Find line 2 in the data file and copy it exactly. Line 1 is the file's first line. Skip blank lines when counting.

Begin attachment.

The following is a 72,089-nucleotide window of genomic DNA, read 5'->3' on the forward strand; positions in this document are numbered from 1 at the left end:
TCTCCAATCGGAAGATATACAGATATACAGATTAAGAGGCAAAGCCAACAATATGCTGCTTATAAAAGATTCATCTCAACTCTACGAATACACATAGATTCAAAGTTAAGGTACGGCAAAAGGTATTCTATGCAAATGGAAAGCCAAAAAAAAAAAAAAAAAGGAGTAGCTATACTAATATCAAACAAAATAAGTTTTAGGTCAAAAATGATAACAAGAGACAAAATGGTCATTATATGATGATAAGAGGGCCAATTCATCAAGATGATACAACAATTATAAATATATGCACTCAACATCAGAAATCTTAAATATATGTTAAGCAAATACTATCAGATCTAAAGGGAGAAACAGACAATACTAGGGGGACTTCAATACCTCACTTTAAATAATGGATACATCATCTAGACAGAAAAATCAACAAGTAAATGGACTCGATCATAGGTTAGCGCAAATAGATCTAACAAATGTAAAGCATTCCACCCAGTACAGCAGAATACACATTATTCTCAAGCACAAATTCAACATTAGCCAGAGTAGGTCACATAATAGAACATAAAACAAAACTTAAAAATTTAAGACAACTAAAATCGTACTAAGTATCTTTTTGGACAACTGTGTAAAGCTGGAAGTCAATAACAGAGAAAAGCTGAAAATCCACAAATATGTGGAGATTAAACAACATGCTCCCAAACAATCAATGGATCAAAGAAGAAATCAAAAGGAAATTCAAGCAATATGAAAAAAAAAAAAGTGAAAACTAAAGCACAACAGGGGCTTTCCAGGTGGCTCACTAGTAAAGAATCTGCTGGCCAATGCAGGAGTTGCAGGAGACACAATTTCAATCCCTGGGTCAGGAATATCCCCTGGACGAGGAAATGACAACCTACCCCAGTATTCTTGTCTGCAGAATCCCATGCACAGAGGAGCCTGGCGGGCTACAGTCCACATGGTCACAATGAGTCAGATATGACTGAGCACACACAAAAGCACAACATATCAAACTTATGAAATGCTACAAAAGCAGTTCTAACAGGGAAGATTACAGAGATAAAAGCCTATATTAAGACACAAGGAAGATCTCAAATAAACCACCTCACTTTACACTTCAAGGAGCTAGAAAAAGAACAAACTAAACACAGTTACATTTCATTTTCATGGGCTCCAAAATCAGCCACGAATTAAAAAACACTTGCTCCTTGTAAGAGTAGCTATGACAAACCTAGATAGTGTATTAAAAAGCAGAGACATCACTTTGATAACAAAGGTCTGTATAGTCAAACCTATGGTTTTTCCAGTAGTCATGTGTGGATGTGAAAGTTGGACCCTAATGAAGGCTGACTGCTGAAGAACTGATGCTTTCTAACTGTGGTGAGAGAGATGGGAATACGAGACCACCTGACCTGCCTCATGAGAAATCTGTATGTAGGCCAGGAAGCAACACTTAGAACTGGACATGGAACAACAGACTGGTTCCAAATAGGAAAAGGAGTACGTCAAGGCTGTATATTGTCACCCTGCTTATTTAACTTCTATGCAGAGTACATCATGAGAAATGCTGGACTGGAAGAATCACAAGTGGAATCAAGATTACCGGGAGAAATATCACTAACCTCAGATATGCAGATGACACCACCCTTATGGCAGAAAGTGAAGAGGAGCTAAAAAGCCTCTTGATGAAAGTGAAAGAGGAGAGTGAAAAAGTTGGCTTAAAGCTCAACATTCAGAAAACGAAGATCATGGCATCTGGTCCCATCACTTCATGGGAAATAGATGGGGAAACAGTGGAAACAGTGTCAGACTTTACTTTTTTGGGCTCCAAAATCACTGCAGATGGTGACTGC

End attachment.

TCTCCAATCGGAAGATATACAGATATACAGATTAAGAGGCAAAGCCAACAATATGCTGCTTATAAAAGATTCATCTCAACTCTACGAATACACATAGATTCAAAGTTAAGGTACGGCAAAAGGTATTCTATGCAAATGGAAAGCCAAAAAAAAAAAAAAAAAGGAGTAGCTATACTAATATCAAACAAAATAAGTTTTAGGTCAAAAATGATAACAAGAGACAAAATGGTCATTATATGATGATAAGAGGGCCAATTCATCAAGATGATACAACAATTATAAATATATGCACTCAACATCAGAAATCTTAAATATATGTTAAGCAAATACTATCAGATCTAAAGGGAGAAACAGACAATACTAGGGGGACTTCAATACCTCACTTTAAATAATGGATACATCATCTAGACAGAAAAATCAACAAGTAAATGGACTCGATCATAGGTTAGCGCAAATAGATCTAACAAATGTAAAGCATTCCACCCAGTACAGCAGAATACACATTATTCTCAAGCACAAATTCAACATTAGCCAGAGTAGGTCACATAATAGAACATAAAACAAAACTTAAAAATTTAAGACAACTAAAATCGTACTAAGTATCTTTTTGGACAACTGTGTAAAGCTGGAAGTCAATAACAGAGAAAAGCTGAAAATCCACAAATATGTGGAGATTAAACAACATGCTCCCAAACAATCAATGGATCAAAGAAGAAATCAAAAGGAAATTCAAGCAATATGAAAAAAAAAAAAGTGAAAACTAAAGCACAACAGGGGCTTTCCAGGTGGCTCACTAGTAAAGAATCTGCTGGCCAATGCAGGAGTTGCAGGAGACACAATTTCAATCCCTGGGTCAGGAATATCCCCTGGACGAGGAAATGACAACCTACCCCAGTATTCTTGTCTGCAGAATCCCATGCACAGAGGAGCCTGGCGGGCTACAGTCCACATGGTCACAATGAGTCAGATATGACTGAGCACACACAAAAGCACAACATATCAAACTTATGAAATGCTACAAAAGCAGTTCTAACAGGGAAGATTACAGAGATAAAAGCCTATATTAAGACACAAGGAAGATCTCAAATAAACCACCTCACTTTACACTTCAAGGAGCTAGAAAAAGAACAAACTAAACACAGTTACATTTCATTTTCATGGGCTCCAAAATCAGCCACGAATTAAAAAACACTTGCTCCTTGTAAGAGTAGCTATGACAAACCTAGATAGTGTATTAAAAAGCAGAGACATCACTTTGATAACAAAGGTCTGTATAGTCAAACCTATGGTTTTTCCAGTAGTCATGTGTGGATGTGAAAGTTGGACCCTAATGAAGGCTGACTGCTGAAGAACTGATGCTTTCTAACTGTGGTGAGAGAGATGGGAATACGAGACCACCTGACCTGCCTCATGAGAAATCTGTATGTAGGCCAGGAAGCAACACTTAGAACTGGACATGGAACAACAGACTGGTTCCAAATAGGAAAAGGAGTACGTCAAGGCTGTATATTGTCACCCTGCTTATTTAACTTCTATGCAGAGTACATCATGAGAAATGCTGGACTGGAAGAATCACAAGTGGAATCAAGATTACCGGGAGAAATATCACTAACCTCAGATATGCAGATGACACCACCCTTATGGCAGAAAGTGAAGAGGAGCTAAAAAGCCTCTTGATGAAAGTGAAAGAGGAGAGTGAAAAAGTTGGCTTAAAGCTCAACATTCAGAAAACGAAGATCATGGCATCTGGTCCCATCACTTCATGGGAAATAGATGGGGAAACAGTGGAAACAGTGTCAGACTTTACTTTTTTGGGCTCCAAAATCACTGCAGATGGTGACTGC